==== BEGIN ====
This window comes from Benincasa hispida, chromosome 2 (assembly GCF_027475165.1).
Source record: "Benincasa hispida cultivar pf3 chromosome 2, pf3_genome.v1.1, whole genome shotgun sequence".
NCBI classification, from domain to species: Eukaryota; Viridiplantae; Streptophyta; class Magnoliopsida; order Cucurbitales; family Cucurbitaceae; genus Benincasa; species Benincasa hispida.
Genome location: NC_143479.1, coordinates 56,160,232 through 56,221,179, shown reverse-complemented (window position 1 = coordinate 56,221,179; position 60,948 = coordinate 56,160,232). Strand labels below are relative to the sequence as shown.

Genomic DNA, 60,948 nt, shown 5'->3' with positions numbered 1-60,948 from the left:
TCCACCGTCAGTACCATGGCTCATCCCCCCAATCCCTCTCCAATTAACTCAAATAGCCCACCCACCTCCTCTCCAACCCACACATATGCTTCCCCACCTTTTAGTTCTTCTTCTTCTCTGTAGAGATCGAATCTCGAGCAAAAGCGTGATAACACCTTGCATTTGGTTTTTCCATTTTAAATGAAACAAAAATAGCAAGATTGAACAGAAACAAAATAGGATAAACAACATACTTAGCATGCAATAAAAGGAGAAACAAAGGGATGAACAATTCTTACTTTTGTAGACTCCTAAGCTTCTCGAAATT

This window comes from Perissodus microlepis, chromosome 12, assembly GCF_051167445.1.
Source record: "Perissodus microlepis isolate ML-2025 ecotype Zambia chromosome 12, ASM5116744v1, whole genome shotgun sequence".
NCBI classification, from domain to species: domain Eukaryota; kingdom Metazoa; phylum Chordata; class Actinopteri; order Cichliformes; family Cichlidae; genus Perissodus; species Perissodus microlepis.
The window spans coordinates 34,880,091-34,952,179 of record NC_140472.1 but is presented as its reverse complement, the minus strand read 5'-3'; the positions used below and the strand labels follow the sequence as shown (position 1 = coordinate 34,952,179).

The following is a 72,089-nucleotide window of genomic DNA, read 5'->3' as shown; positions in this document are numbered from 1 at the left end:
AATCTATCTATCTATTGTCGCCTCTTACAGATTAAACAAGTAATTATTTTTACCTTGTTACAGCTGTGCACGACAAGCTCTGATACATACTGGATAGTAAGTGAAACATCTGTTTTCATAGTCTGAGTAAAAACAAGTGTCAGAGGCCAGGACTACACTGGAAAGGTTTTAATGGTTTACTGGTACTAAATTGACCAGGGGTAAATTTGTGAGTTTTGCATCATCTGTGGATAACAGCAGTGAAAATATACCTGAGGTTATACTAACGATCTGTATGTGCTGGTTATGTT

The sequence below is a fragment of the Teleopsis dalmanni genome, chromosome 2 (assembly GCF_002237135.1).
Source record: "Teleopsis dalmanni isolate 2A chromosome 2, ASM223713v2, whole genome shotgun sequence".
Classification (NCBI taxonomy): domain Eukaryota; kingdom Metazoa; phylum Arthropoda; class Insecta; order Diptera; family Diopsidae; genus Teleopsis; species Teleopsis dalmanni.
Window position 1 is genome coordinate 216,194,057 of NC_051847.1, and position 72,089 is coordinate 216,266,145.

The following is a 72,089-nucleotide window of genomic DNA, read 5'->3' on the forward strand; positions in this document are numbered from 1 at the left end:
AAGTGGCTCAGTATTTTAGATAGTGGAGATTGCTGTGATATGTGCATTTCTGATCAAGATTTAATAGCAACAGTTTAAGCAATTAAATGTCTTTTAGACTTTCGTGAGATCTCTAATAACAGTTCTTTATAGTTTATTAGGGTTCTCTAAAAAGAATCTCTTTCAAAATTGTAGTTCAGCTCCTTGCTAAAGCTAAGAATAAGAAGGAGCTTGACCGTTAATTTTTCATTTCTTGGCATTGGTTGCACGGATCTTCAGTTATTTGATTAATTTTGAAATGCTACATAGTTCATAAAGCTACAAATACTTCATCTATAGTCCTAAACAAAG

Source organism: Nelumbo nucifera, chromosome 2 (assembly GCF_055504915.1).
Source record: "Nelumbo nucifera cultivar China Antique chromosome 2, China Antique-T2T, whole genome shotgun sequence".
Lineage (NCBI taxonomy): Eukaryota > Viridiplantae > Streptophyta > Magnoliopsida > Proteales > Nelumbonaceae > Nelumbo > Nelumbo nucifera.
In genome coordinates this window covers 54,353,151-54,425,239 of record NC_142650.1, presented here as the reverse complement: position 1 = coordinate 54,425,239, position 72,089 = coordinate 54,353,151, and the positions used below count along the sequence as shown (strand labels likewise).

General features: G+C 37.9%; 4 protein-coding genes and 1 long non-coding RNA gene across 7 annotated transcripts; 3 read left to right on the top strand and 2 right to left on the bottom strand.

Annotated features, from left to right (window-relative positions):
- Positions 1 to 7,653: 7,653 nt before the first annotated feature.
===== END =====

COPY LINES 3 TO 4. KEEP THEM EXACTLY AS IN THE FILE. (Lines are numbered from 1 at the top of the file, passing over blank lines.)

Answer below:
NCBI classification, from domain to species: Eukaryota; Viridiplantae; Streptophyta; class Magnoliopsida; order Cucurbitales; family Cucurbitaceae; genus Benincasa; species Benincasa hispida.
Genome location: NC_143479.1, coordinates 56,160,232 through 56,221,179, shown reverse-complemented (window position 1 = coordinate 56,221,179; position 60,948 = coordinate 56,160,232). Strand labels below are relative to the sequence as shown.